Orange & saffron syrup cake

Orange & saffron syrup cake

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(3 ratings)

Prep: 20 mins Cook: 30 mins - 40 mins

More effort

Cuts into 8 slices

The citrus syrup makes for a wonderfully moist cake - great for afternoon tea or a dinner-party dessert

Nutrition and extra info

  • sponge only


  • kcal455
  • fat30g
  • saturates4g
  • carbs43g
  • sugars33g
  • fibre2g
  • protein7g
  • salt0.4g
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  • 100g skinned hazelnuts, ground



    Grown in Europe and the US, hazelnuts are encased in a smooth, hard brown shell but are most…

  • 50g semolina or polenta



    Semolina flour is pale-yellow in colour, high in gluten and used for traditionally made pasta,…

  • 175g golden caster sugar
  • 1½ tsp baking powder
    Baking powder

    Baking powder

    bay-king pow-dah

    Baking powder is a raising agent that is commonly used in cake-making. It is made from an alkali…

  • 2 large oranges



    One of the best-known citrus fruits, oranges aren't necessarily orange - some varieties are…

  • 4 medium eggs



    The ultimate convenience food, eggs are powerhouses of nutrition packed with protein and a…

  • 200ml light olive oil
    olive oil

    Olive oil

    ol-iv oyl

    Probably the most widely-used oil in cooking, olive oil is pressed from fresh olives. It's…

  • generous pinch saffron threads



    The stigma of a type of crocus, saffron threads have a pungent and distinctive aroma and flavour…

  • 85g icing sugar
  • Greek yogurt or crème fraîche and orange segments to serve, optional


  1. Heat the oven to 180C/fan 160C/gas 4. Oil the base of a 23cm ring tin (or oil and line the base of a 20cm round or 18cm square cake tin). Put the ground hazelnuts in a frying pan and toast over a medium heat, stirring frequently until evenly browned. Leave to cool, then mix with the semolina, caster sugar and baking powder.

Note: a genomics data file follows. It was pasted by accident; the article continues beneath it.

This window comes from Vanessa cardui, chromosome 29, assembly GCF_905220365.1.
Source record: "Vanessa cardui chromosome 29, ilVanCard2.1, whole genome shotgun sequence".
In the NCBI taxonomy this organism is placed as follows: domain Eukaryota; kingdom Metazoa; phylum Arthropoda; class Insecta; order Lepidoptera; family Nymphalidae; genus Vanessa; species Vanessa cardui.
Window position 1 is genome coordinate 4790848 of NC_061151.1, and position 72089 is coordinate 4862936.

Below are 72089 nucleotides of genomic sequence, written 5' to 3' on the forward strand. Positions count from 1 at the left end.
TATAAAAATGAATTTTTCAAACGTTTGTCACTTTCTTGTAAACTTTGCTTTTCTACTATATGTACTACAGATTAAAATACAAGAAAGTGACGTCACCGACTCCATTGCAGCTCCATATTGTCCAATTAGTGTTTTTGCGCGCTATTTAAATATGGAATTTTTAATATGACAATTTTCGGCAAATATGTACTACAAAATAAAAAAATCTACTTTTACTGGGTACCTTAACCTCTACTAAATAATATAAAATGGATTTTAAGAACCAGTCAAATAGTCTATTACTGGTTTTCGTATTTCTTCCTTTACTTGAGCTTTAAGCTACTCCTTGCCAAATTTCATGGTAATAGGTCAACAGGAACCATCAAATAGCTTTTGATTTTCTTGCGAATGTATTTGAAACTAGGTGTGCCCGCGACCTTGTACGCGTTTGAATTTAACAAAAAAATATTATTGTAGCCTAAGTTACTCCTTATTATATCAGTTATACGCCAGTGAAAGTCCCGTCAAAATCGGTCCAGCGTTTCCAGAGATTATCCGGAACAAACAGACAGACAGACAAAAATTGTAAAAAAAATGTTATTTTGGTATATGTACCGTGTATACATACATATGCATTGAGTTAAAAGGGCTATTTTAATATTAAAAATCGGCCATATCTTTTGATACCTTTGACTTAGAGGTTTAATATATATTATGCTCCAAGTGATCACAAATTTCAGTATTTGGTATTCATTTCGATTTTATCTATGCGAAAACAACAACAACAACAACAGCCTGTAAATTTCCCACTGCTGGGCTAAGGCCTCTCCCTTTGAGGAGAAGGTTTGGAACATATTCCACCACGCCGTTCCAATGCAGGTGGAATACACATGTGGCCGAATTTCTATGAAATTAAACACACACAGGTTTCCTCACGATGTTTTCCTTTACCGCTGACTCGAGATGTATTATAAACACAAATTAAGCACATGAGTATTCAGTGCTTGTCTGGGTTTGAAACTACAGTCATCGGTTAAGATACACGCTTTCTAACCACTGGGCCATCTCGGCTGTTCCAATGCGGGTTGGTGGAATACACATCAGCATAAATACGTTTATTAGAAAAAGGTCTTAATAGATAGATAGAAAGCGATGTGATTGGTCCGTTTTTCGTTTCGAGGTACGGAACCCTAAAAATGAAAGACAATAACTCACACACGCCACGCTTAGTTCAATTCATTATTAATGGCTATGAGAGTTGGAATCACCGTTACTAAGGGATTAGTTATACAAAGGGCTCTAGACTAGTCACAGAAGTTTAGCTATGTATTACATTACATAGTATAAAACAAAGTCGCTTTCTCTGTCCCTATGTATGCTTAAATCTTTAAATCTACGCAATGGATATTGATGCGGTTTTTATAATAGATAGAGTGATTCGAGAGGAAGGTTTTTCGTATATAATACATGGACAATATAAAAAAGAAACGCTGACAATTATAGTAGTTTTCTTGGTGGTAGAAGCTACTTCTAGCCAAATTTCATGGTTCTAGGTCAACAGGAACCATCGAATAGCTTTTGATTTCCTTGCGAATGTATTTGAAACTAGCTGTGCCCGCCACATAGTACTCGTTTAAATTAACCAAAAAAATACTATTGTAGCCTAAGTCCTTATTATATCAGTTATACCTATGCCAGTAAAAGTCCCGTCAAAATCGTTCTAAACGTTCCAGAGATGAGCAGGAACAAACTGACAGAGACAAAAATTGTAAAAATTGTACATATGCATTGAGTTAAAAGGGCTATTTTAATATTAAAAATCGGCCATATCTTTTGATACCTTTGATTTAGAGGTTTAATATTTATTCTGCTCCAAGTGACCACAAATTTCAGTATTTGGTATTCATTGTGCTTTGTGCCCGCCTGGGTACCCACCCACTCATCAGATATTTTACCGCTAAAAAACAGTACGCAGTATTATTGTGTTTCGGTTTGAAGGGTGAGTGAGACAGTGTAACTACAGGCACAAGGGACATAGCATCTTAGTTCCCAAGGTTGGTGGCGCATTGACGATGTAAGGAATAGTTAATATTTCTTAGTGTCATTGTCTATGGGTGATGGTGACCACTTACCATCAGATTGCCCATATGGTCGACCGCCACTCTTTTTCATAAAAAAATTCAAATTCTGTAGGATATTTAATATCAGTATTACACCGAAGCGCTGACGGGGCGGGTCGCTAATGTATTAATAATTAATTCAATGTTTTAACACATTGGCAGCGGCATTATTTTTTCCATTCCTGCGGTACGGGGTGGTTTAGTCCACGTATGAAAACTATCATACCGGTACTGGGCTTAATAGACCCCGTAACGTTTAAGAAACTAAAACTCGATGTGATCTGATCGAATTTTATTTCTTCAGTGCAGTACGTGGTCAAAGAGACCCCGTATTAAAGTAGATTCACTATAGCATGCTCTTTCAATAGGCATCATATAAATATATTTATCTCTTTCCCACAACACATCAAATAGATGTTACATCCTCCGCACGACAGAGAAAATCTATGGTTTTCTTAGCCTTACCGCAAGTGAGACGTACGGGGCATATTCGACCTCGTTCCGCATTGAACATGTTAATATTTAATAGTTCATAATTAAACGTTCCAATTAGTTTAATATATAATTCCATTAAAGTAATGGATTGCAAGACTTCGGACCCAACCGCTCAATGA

2. Finely grate the zest from one orange and combine with the eggs and oil. Beat well with a wooden spoon, then fold into the dry ingredients. Pour the mixture into the prepared tin and bake for 30-40 mins, until risen and firm to the touch.

  3. While the cake is baking, pare the zest from the other orange and cut into very thin shreds. Put in a saucepan with the juice from both oranges, the saffron and icing sugar. Bring to the boil, then simmer gently for 5 mins.

  4. When the cake is done, leave it to cool in the tin slightly, then turn out onto a plate. Peel off the lining paper. While the cake is still warm, skewer it well and spoon the syrup over. Serve as it is, or with yogurt or crème fraîche and orange segments. The cake will keep in the fridge in an airtight container for 3-4 days.

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Comments, questions and tips

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Amy Palmer's picture
Amy Palmer
5th May, 2019
Replaced the polenta with plain flour, only had 60g hazelnuts so added extra 30g flour- turned out beautifully! Such a delicious cake, we had ours warm with ice cream and it was the perfect end to a Sunday dinner.
Munkey's Mom
14th Oct, 2014
Totally did not work for me:-(
22nd Jun, 2014
I am amazed that this cake has not received more hits! It is the simplest recipe, needs minimal effort ( I pretty much just chuck all the ingredients together) and it never seems to goes wrong! It is so moist that it is difficult to turn it out so I tend to use ceramic pie dishes. I have also tried a lemon and cardamom version / rhubarb or cherries in the bottom etc etc - if you like almonds and you like sweet sticky puddings like baklawa then this is well worth trying
15th Apr, 2012
delicious recipe and so simple to make! A great hit with all the family and I think this would be good for a dinner party too. I used ground almonds instead of hazelnuts and I used sunflower oil instead of oilve oil - it came out perfectly.
4th Feb, 2011
Easy recipe, delicious cake. I made it in a round tin instead of a ring tin and turned out great.
9th Dec, 2008
really delicious cake..nice and moist..definitely will try again..
9th Dec, 2008
really delicious cake..nice and moist..definitely will try again..
26th Apr, 2019
Do you need course or fine semolina?
goodfoodteam's picture
30th Apr, 2019
Thanks for your question. This recipe uses fine semolina or polenta which gives a subtle but not overly gritty texture.
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